Raspberry Pruning Techniques
When the plants have gone dormant for the year, remove all dead and
damaged canes at ground level. Thin the remaining canes so that you
leave five to 10 healthy, vigorous canes per plant, preferably
spaced about 4 inches apart. Thinning out the canes permits good air
circulation and sun exposure to minimize disease problems and
maximize fruit production.
If you did not do so this summer, top the remaining canes at 36
inches. The lateral branches are the ones that produce fruit and
should be cut back to 4 to 7 inches from the main cane. Next spring,
remove dead or winter-damaged tips back to healthy growth.
Throughout the summer, black raspberries should be topped back to 36
inches. You will have to repeat this two or three times throughout
the summer. This encourages the development of lateral (fruiting)
branches and increases the strength of the cane. As soon as you
harvest your crop, remove the canes that fruit at ground level. When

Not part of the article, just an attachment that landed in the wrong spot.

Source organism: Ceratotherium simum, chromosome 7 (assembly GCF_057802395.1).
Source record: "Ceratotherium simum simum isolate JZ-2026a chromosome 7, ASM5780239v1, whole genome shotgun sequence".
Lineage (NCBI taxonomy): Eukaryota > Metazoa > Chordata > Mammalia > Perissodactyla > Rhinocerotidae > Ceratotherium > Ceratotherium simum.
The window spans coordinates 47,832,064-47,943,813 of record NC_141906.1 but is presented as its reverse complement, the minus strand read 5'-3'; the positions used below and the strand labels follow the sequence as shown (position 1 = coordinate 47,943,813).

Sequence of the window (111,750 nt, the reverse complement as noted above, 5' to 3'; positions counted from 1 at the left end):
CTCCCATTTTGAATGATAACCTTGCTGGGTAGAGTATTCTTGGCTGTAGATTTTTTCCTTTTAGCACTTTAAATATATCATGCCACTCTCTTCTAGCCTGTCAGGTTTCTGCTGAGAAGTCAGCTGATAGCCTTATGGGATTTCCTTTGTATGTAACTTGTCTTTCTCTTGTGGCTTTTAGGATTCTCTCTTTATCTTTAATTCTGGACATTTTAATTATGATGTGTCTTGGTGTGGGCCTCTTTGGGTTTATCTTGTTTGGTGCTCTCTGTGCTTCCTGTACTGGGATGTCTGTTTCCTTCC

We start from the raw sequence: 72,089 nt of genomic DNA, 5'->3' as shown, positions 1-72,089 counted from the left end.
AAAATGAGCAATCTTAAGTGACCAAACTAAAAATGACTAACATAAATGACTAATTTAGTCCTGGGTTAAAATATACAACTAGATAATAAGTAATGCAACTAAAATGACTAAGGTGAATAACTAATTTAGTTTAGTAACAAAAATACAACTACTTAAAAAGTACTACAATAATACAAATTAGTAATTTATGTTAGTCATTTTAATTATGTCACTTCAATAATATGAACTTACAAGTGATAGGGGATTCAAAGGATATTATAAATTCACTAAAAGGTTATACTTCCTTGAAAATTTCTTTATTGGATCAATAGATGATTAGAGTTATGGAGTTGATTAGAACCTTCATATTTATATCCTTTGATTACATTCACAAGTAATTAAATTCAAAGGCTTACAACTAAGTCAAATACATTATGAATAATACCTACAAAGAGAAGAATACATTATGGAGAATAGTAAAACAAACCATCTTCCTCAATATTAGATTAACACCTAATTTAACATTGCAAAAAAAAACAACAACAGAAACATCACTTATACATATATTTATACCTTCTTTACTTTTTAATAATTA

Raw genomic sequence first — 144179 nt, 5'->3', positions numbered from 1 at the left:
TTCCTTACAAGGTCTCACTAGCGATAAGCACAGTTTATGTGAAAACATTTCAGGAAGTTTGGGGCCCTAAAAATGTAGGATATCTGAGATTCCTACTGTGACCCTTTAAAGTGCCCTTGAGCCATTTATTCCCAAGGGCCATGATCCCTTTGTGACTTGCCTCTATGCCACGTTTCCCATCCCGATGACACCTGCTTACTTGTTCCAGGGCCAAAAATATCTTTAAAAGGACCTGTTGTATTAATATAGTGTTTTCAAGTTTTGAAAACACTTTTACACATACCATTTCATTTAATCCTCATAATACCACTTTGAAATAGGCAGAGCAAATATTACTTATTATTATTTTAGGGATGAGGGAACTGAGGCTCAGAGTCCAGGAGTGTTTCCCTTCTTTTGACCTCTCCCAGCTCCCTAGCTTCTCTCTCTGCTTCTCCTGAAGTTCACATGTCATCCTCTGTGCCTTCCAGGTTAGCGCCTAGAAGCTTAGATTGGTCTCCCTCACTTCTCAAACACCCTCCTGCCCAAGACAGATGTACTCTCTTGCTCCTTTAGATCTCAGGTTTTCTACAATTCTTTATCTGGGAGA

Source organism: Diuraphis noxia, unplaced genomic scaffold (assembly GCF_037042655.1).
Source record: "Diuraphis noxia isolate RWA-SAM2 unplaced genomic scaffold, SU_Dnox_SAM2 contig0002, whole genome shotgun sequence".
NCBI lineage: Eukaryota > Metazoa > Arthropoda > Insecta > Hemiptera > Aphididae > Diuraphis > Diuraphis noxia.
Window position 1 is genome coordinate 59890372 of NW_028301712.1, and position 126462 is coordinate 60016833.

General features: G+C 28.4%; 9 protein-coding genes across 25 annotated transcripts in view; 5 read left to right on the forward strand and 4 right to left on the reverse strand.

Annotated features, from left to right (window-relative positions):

the plants have gone dormant for the winter, repeat the process of
thinning them out to five to 10 healthy canes per plant.
Red raspberries have a more
restrained growth habit than black raspberries, and do not have to
be trellised. They are usually grown in a 12- to 18-inch-wide
hedgerow. They produce new canes as suckers from the roots, rather
than growing from a crown like black raspberries. Everbearing red
raspberries' fruiting canes (primocanes) bear a crop at the top in
late summer and early fall, and then produce a small spring crop on
buds below those.
They can be pruned two ways. Some growers manage them the same as
June-bearing red raspberries. During the dormant season (March is
ideal), remove canes that have suckered up outside the hedgerow.
Thin the canes in the hedgerow to allow 6 to 8 inches between canes.
Be sure to remove weak or damaged canes and leave the healthiest,
most vigorous ones. Top the remaining canes to 5 or 6 feet high.
During the summer, the primocanes that have borne their second crop
should be removed at ground level.
Most growers sacrifice the small spring crop and cut everbearing red
raspberries to within 2 or 3 inches of the ground during the dormant
season. Even if you choose the second method, it is still a good
practice to thin out weak or damaged canes and allow 6 to 8 inches
between them. This promotes good air circulation and sun exposure to
produce a healthy crop.